March 06, 2020
We ballistics types all know sad stories about cartridges that showed great potential but failed shortly after leaving the launch pad. One, intended as a “super” revolver cartridge, failed to make the grade in firearms with cylinders but is a fine performer in other platforms. It is the .357 Remington Maximum.
The cartridge made its debut in 1983 in the Ruger New Model Blackhawk single-action revolver. Later, Dan Wesson Firearms made double-action revolvers, and Thompson/Center offered single-shot Contender pistol barrels. H&R and Savage both chambered the .357 Maximum in single-shot rifles or combo guns.
The .357 Maximum is a “stretched” .357 Magnum case; it’s about 0.315 inch longer than its parent. Maximum average pressure (MAP) was set at 40,000 psi/48,000 CUP, substantially higher than the .357 Magnum. Industry specs call out a 158-grain bullet at a velocity of 1,800 fps and a 180-grain bullet at 1,530 fps, both from a 10.5-inch vented test barrel.
The original factory loading was a relatively fragile 158-grain JHP similar to those Remington loaded in the .357 Magnum. A 180-grain version was added, but it was also a hollowpoint. Even if production revolvers missed the test barrel velocities by 200 fps, they produced enough muzzle velocity to achieve good terminal performance from softpoints giving better penetration.
Wear issues in revolvers appeared early. In addition to the rapid erosion of the barrel face adjacent to the cylinder, the topstrap was being grooved by a combination of hot gas and partially burned propellant granules. Through my industry connections, I heard plenty of finger-pointing about metallurgy and propellant choices, but the ultimate outcome was that the revolver market for this cartridge simply dried up. SAAMI documents dated 2005 list it as “inactive.”
Considering that there are no problems with this cartridge in single-shot pistols and rifles, it is unfortunate that the revolver problems sullied the reputation of an otherwise fine cartridge. Put the .357 Maximum in a rifle or a single-shot pistol, and you see a new picture of this cartridge.
While visiting Ruger’s New Hampshire facility in 1985, I learned that when the company built the California Highway Patrol Commemorative model of the No. 1 single-shot rifle in .357 Magnum, extra rifles without the CHP markings were offered through employee sales. A number of employees punched these rifles out to .357 Maximum and were very happy with the field results. In a rifle, this cartridge is easy on the shoulder, making it a natural for new shooters.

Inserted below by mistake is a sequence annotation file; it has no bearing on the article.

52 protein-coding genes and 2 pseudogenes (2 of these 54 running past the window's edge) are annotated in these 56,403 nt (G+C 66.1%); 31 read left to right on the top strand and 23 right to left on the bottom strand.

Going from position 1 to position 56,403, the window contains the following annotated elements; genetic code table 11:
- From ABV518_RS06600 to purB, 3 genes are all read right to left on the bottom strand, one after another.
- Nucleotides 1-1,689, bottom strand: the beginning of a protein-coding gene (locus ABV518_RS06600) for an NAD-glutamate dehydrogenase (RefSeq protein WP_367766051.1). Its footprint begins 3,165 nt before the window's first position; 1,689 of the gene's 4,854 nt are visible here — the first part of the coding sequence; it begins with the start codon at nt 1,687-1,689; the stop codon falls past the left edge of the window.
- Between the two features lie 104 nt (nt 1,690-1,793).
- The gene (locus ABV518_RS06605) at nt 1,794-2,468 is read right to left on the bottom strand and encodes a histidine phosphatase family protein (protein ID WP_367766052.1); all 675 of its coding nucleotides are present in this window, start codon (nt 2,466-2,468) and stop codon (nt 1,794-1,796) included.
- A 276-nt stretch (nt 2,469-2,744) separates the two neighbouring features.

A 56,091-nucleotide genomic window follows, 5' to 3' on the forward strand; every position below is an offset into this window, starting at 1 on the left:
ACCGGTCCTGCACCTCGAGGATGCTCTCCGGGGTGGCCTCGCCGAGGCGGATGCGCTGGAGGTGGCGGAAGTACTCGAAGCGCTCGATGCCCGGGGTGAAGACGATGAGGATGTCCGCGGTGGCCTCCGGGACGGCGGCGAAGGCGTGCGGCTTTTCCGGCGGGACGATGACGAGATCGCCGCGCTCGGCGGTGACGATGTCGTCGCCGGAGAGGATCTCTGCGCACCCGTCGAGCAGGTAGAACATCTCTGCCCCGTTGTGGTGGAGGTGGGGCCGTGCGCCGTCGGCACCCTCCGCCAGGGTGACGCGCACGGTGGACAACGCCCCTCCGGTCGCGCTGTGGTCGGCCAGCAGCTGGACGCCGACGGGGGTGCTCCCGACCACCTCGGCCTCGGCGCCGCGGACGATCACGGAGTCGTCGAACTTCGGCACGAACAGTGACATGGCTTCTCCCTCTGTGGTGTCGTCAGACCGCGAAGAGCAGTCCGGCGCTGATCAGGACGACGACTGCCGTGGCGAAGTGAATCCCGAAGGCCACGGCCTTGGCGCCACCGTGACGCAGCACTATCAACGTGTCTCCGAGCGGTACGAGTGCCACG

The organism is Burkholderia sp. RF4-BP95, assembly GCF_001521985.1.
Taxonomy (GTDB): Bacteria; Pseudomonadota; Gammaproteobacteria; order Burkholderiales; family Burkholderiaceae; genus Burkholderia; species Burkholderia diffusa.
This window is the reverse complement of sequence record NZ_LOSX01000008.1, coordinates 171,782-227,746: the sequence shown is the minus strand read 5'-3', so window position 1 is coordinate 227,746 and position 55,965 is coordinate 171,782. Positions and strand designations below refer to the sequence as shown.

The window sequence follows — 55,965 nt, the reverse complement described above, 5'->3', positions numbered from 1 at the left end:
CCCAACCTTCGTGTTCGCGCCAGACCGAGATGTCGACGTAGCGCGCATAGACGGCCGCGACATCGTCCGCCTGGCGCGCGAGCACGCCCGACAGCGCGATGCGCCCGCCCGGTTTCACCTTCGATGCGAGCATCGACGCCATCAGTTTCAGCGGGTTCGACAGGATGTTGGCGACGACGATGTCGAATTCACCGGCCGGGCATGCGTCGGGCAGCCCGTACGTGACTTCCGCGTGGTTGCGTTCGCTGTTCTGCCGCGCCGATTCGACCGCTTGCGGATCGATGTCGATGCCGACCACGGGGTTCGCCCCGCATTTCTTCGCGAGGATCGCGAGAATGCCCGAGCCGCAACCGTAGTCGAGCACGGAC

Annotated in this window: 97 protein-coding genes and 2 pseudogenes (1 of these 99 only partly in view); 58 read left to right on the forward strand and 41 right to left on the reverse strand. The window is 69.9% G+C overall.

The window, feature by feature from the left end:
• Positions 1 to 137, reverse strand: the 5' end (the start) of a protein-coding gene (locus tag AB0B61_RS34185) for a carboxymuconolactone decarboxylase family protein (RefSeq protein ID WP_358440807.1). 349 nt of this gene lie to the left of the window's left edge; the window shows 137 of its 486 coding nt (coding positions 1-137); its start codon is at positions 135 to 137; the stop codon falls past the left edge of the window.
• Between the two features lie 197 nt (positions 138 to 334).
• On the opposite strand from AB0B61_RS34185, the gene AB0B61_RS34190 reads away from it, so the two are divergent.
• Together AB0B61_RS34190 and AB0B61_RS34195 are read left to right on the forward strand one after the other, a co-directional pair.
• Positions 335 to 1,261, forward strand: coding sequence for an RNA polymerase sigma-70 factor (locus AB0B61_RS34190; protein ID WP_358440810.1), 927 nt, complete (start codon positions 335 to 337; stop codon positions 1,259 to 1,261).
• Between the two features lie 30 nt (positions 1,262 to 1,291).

T/C’s Contender pistol was also a natural for this cartridge, and it was a popular chambering. Metallic silhouette shooters found it both accurate and very good at taking steel plates off a rail. I believe I’ve had more fun with my .357 Maximum barrel than any other in my T/C stable with the possible exception of the .22 Hornet barrel.
The first loads I worked up were with Speer’s 0.358-inch 180-grain FNSP intended for the .35 Remington. From pressure data with this specific bullet, we knew there were no safety issues with the slightly oversize bullet as along as handloaders used Speer data for the Speer bullet. It loads “long,” with a cartridge overall length (COL) of 2.145 inches, well over the published max COL of 1.990 inches. This is not an issue for single-shot firearms, and the long bullet cleared the rifling in the pressure barrel and our T/C barrels.
I settled on Accurate 1680 propellant. It worked well in T/C barrels with bullets over 158 grains, and as near-max loads are usually compressed, it eliminated propellant position issues. A max charge of 27.0 grains posted roughly 1,875 fps with the Speer 180-grain .35 Remington bullet and shot under 1 MOA in my 14-inch Contender.
Because the .357 Maximum in a Contender comes close to .35 Rem. rifle velocities, rifle bullets for the .35 Rem. tend to do quite well in the .357 Maximum. I prefer flatnose or roundnose designs in this velocity range because they typically demonstrate better expansion than Spitzers at the same velocity. In addition to the 180-grain bullet, Speer makes a 220-grain FN that will exceed 1,500 fps in a 14-inch Contender, and Hornady and Sierra both make 200-grain RN versions that should reach 1,600 to 1,650 fps.
Most 158-grain and lighter bullets usually lack the jacket thickness for use on big game in a Contender. Velocities can exceed 2,000 fps in a 14-inch barrel, and that could make a hollowpoint bullet intended for .357 Magnum velocities behave like a varmint bullet. If you use 158-grain bullets on game, I highly recommend softpoints over hollowpoints.
The long narrow case is not well suited to propellants much faster than the 2400-class propellants. The resulting airspace does no good. We used Small Rifle primers for all load data, and they did fine with the propellants we tested. At pressures in the 40,000-psi range, they helped avoid primer flowback that can tie up a break-action firearm.
I use regular .38 Special/.357 Magnum dies to load my .357 Maximum ammo. Although a crimp is not required for a single-shot firearm, I crimp anyway. I think it helps ballistic uniformity in this long, skinny case and slow propellants. If you hand-load long bullets that seat deeply in the case, you may need a longer expander plug to avoid crumpling the case. Most reloading die manufacturers can supply this accessory for your current dies set. Factory .357 Maximum ammo is no longer sold by the big manufacturers, but the folks at Starline offer new brass cases for reloaders.